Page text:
The third chapter of our Open platform series will be dedicated to Samsung’s Tizen, the new operating system designed for wide variety of devices, from smartphones and wearable gadgets to cars
The mobile world has been dominated by the Apple – Google rivalry for a long time, and recently some experts say that the “war” is actually over: Apple continues to aim toward the Western markets, where the users can afford expensive devices, while Android aims to emerging markets, offering more affordable products in a much wider variety. But in the last few years we are witnessing emergence of open platforms (see our previous article and video on Firefox OS) that are trying to fill in the market gaps and find their place in the global mobile industry.
In this new race Samsung has a head-start, since it has been powering Google’s OS toward the global dominance. But now the Korean company is ready for a new adventure: their own OS – Tizen. Created in collaboration with Intel and backed up by device manufacturers, software developers, and mobile operators, could Tizen be the first step of Samsung cutting the ties with Google, and replacing Android as a main OS on its devices? Let’s take a closer look at this new operating system.
Launched in 2012, Tizen is a Linux-based OS, designed for numerous smart devices: smartphones, tablets, in-vehicle infotainment devices, smart TVs, and cameras. Its licensing model is based on open source and a proprietary SDK. The first consumer product based on Tizen was the Samsung’s NX300M smart camera, launched last year in October, followed by Systena tablet announced in June 2013 as part of a development kit exclusive to Japan.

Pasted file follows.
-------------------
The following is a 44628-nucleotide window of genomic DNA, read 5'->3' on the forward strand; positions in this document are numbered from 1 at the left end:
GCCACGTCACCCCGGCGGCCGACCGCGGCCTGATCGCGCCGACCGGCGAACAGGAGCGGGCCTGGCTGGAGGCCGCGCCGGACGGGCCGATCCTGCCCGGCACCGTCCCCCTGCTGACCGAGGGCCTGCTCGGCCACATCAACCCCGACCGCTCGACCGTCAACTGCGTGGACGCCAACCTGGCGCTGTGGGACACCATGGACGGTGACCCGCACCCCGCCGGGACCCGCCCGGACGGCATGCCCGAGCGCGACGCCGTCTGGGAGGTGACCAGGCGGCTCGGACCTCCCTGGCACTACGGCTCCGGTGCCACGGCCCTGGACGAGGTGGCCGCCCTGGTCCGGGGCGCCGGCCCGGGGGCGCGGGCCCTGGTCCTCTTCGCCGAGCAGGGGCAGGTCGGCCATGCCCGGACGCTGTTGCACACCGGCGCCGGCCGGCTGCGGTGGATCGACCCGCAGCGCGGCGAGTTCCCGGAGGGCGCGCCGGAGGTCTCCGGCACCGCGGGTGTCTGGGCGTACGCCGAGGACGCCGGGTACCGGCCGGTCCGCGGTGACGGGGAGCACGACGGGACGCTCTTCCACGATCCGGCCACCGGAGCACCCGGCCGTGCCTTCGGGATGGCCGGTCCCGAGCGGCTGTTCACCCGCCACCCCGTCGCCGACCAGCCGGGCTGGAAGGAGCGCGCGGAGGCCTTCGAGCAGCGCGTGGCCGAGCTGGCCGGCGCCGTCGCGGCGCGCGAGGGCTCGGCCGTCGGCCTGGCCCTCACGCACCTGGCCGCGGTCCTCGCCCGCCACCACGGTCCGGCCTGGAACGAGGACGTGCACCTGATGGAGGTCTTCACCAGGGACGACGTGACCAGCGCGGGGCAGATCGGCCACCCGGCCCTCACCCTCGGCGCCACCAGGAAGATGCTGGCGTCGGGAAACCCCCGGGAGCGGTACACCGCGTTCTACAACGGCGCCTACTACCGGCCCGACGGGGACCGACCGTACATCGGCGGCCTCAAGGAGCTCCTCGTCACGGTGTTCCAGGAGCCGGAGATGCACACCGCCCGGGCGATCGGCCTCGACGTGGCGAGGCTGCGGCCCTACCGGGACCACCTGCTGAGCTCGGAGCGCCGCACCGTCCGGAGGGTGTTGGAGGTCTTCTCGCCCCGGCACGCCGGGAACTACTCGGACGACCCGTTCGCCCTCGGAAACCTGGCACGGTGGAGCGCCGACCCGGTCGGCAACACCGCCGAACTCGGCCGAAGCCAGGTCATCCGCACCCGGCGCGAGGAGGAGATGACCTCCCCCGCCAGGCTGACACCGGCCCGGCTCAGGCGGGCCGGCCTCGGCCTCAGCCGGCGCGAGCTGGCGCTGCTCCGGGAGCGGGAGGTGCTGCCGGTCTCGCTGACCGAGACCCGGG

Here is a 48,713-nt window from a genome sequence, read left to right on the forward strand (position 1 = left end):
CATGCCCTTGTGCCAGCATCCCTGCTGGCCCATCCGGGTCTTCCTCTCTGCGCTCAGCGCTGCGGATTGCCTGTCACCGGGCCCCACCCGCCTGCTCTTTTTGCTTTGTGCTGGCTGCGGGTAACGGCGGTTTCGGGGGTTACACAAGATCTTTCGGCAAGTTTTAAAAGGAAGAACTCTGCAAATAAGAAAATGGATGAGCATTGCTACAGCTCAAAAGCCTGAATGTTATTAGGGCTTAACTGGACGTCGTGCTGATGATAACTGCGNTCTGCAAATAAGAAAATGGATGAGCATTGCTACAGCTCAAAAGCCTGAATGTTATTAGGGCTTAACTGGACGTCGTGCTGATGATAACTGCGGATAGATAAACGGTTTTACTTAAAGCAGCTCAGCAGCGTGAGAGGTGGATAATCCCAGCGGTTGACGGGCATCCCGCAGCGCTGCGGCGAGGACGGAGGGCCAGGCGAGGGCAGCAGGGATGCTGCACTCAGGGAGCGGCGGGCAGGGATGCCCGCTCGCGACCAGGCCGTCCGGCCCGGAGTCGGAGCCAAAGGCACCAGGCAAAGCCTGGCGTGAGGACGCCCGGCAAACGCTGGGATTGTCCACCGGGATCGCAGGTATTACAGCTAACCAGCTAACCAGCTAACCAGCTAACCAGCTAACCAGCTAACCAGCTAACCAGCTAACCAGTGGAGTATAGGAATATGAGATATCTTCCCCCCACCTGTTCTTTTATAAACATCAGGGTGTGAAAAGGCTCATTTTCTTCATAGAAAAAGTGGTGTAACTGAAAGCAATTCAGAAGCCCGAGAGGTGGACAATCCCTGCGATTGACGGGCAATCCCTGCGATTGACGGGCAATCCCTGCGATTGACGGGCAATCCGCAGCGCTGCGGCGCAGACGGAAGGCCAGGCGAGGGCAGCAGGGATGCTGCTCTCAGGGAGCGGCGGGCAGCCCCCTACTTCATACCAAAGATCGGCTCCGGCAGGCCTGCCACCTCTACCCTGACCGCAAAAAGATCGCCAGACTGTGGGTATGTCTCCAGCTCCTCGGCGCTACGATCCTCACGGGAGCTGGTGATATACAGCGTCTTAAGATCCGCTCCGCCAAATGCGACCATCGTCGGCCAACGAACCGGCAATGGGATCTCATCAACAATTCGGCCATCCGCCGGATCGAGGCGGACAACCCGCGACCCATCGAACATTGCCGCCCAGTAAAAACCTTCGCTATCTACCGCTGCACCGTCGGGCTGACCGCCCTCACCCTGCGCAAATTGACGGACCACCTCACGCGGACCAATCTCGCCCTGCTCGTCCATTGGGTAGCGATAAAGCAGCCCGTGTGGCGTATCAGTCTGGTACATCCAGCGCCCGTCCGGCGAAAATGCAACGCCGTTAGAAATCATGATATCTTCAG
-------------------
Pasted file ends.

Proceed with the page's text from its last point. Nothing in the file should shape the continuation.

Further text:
The first commercially available smartphone running on Tizen OS – Samsung ZEQ 9000 has been announced recently at MWC14. The first impressions were not enthusiastic, and it was labeled as “boringly familiar” to Samsung Galaxy S4, but the reviews are showing that it’s slick, easy to use and offers more home screen functionality than iOS, Windows Phone or Android.
Check out this Tizen OS review from the MWC14 by Trusted Reviews
On the other hand, Tizen is designed to be customized and its open source nature allows manufacturers and operators to experiment with the interface and the User experience, and create new original solutions. Another important characteristic is its HTML5 base, that will speed up the app creation cycle, and of course its versatility toward different connected devices.
Thinking about the global mobile market it is very unlikely that Samsung will abandon Android, even though Gear 2 was launched recently running entirely on Tizen, as a successor of Galaxy Gear running on Android.
But if we take a look at developing markets, we could say that Samsung and Mozilla are becoming competitors. We should see some interesting developments as both players are interested in low-end smartphones for emerging markets.
The Korean technology giant is facing numerous challenges with its OS, relying not only on smartphones but also on wearable tech, and of course on a powerful team backing it up, including Intel, Huawei, Fujitsu and Vodafone. But one of the biggest issues might actually determine its fate: the lack of apps. Even though Samsung has a huge global presence the users will not buy the device that has no apps, and reaching the 6 digit number of apps available on Google Play or App store will be a very long process.
We have to be patient just a little bit longer, until the official launch announced for the late 2014.
Curious about other Open mobile platforms? Check out our Firefox OS insight and video!
Stay tuned for the next articles of the open platform series:
2) Ubuntu OS: will Linux on your phone challenge the establishment?